Sometimes, changing your predetermined route has you discovering CCs, and they could be really outstanding, as is the case here. The other day I was arriving to work through a different street than unseal, and that HUGE box-shaped classic was unavoidable.
Obviously, this is a new import into Israel, as such European-sized motorhomes were never sold here – there’s no demand for this kind of vehicle in a country roughly 550Km long by 100Km wide, for obvious reasons. But I guess someone with an old dream had new money and decided to import a really unique classic, and I say – good for him. Weird and out-of-place classics is just the thing to refresh the parade of Corvettes or Mustangs.
As you’d expect, I had to back up considerably to take this photo – that thing is BIG. Note the small round cover lower right – I think that’s a CNG fueling port. Many people using old commercial vehicles add this alternate method to overcome the atrocious fuel consumption (most Vandura/Savanna owners do this).
Round to the back, and I absolutely love that bubble rear window. Quite wisely, the owner added a reverse camera clearly needed with this kind of vehicle. That storage metal, er, closet, at the very rear of the camper looks like an after-thought and not something that came out of the Hymer factory, but who knows. It looks shallow, until you change view once again:
Not so shallow, is it? This gives a new meaning to the word “overhang”. Just visible is a roof opening (above the front cabin), and notice another CNG port available for refueling on the camper’s other side.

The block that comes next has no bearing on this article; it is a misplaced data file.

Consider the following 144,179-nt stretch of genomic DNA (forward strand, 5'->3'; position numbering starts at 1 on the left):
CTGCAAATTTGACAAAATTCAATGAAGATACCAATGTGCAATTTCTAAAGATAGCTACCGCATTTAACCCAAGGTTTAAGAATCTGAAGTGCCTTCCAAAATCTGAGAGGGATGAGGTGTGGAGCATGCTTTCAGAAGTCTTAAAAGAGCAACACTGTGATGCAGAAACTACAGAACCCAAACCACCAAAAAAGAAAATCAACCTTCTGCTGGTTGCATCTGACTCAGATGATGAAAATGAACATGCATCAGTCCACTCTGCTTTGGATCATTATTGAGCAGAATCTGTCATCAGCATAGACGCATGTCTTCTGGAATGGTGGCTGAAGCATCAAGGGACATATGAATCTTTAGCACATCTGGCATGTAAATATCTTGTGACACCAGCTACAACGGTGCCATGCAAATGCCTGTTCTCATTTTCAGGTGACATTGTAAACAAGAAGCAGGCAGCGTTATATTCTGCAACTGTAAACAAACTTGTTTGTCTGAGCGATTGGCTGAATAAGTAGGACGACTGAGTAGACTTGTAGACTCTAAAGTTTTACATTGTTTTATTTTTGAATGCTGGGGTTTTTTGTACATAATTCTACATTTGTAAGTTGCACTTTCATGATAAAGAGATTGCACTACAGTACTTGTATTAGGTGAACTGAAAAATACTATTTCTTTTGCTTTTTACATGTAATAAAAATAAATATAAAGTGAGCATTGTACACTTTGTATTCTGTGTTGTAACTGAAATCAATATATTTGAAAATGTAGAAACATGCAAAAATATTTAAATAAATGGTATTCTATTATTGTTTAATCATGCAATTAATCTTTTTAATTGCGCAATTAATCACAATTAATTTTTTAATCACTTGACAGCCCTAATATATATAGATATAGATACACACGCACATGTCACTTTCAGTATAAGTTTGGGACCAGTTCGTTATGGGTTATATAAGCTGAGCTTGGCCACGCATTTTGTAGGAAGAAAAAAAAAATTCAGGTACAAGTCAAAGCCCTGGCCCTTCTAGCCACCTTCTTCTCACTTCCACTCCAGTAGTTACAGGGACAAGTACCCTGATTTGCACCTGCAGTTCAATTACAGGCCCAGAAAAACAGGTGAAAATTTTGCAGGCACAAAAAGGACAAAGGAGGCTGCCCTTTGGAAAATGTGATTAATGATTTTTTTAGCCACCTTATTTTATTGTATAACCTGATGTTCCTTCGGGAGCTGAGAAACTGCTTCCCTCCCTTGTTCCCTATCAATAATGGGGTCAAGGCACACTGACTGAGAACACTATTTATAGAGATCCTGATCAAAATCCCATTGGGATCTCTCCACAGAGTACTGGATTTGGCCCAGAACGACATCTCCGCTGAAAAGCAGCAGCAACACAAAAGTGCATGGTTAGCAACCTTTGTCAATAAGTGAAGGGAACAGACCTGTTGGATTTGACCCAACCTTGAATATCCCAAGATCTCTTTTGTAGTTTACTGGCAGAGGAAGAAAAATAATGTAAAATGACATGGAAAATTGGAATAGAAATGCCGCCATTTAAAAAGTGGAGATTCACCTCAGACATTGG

Moving further towards the front, I notice how Hymer set up the mirrors on long struts, so that they could be adjusted for various drivers – cleaver. Folding steps under the door and rolling-out shade canopy are mandatory, of course.
Last photo is a peak inside where, after all the laughs I realized how much space they achieved by extending this camper’s body to all directions as much as legally possible – that shelf behind the dashboard \ instrument cluster is holding two folding chairs! I didn’t notice that at first.
The Hymer camper-van company is still going strong after more than sixty years, as you can see here. Their products are well known to Europeans, Germans in particular – obviously on a smaller scale than the American more-bus-sized RVs, but it makes sense on Europe’s mostly smaller roads. My research has me determine this Hymer-Mobile as a 550 model, one of the smaller campers the company offered back in the early-to-mid Eighties, and based on the well known and widely popular Mercedes-Benz TN series, either the 309D or 409D.
Last credit has to be given to this page, dedicated to old Hymers – I got a lot of info from it, and some more laughs; Have a look at the catalogues 1984 to 1987 for some expressive photos outlaying the campers’ bedroom, bath and shower amenities.